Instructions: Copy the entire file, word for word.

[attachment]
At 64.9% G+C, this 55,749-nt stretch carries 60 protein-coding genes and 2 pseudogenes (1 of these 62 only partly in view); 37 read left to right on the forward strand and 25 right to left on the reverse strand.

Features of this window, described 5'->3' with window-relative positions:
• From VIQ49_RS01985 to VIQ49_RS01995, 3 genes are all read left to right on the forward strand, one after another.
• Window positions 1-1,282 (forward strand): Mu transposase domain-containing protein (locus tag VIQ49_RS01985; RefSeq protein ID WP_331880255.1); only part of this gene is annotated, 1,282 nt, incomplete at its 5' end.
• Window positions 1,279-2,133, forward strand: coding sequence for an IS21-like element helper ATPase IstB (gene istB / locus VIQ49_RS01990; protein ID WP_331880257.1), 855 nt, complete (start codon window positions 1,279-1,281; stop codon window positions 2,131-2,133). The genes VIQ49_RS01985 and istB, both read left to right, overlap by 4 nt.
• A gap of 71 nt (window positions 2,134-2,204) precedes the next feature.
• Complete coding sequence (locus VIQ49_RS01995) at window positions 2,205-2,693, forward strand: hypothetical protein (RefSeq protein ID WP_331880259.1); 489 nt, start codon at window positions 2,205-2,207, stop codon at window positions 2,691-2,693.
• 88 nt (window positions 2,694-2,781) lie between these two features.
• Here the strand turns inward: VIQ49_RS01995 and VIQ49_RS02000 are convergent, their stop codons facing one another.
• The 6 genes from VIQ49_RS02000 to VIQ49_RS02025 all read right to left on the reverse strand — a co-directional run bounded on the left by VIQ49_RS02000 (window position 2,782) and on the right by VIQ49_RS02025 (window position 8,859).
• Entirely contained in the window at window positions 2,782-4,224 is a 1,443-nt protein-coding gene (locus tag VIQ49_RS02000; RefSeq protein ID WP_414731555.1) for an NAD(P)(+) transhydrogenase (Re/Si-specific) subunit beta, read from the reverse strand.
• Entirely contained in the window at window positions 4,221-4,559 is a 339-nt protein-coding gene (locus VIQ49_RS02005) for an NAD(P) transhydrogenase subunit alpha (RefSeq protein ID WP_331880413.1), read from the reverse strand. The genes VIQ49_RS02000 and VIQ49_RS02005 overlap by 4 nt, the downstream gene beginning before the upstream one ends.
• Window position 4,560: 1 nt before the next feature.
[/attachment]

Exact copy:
At 64.9% G+C, this 55,749-nt stretch carries 60 protein-coding genes and 2 pseudogenes (1 of these 62 only partly in view); 37 read left to right on the forward strand and 25 right to left on the reverse strand.

Features of this window, described 5'->3' with window-relative positions:
• From VIQ49_RS01985 to VIQ49_RS01995, 3 genes are all read left to right on the forward strand, one after another.
• Window positions 1-1,282 (forward strand): Mu transposase domain-containing protein (locus tag VIQ49_RS01985; RefSeq protein ID WP_331880255.1); only part of this gene is annotated, 1,282 nt, incomplete at its 5' end.
• Window positions 1,279-2,133, forward strand: coding sequence for an IS21-like element helper ATPase IstB (gene istB / locus VIQ49_RS01990; protein ID WP_331880257.1), 855 nt, complete (start codon window positions 1,279-1,281; stop codon window positions 2,131-2,133). The genes VIQ49_RS01985 and istB, both read left to right, overlap by 4 nt.
• A gap of 71 nt (window positions 2,134-2,204) precedes the next feature.
• Complete coding sequence (locus VIQ49_RS01995) at window positions 2,205-2,693, forward strand: hypothetical protein (RefSeq protein ID WP_331880259.1); 489 nt, start codon at window positions 2,205-2,207, stop codon at window positions 2,691-2,693.
• 88 nt (window positions 2,694-2,781) lie between these two features.
• Here the strand turns inward: VIQ49_RS01995 and VIQ49_RS02000 are convergent, their stop codons facing one another.
• The 6 genes from VIQ49_RS02000 to VIQ49_RS02025 all read right to left on the reverse strand — a co-directional run bounded on the left by VIQ49_RS02000 (window position 2,782) and on the right by VIQ49_RS02025 (window position 8,859).
• Entirely contained in the window at window positions 2,782-4,224 is a 1,443-nt protein-coding gene (locus tag VIQ49_RS02000; RefSeq protein ID WP_414731555.1) for an NAD(P)(+) transhydrogenase (Re/Si-specific) subunit beta, read from the reverse strand.
• Entirely contained in the window at window positions 4,221-4,559 is a 339-nt protein-coding gene (locus VIQ49_RS02005) for an NAD(P) transhydrogenase subunit alpha (RefSeq protein ID WP_331880413.1), read from the reverse strand. The genes VIQ49_RS02000 and VIQ49_RS02005 overlap by 4 nt, the downstream gene beginning before the upstream one ends.
• Window position 4,560: 1 nt before the next feature.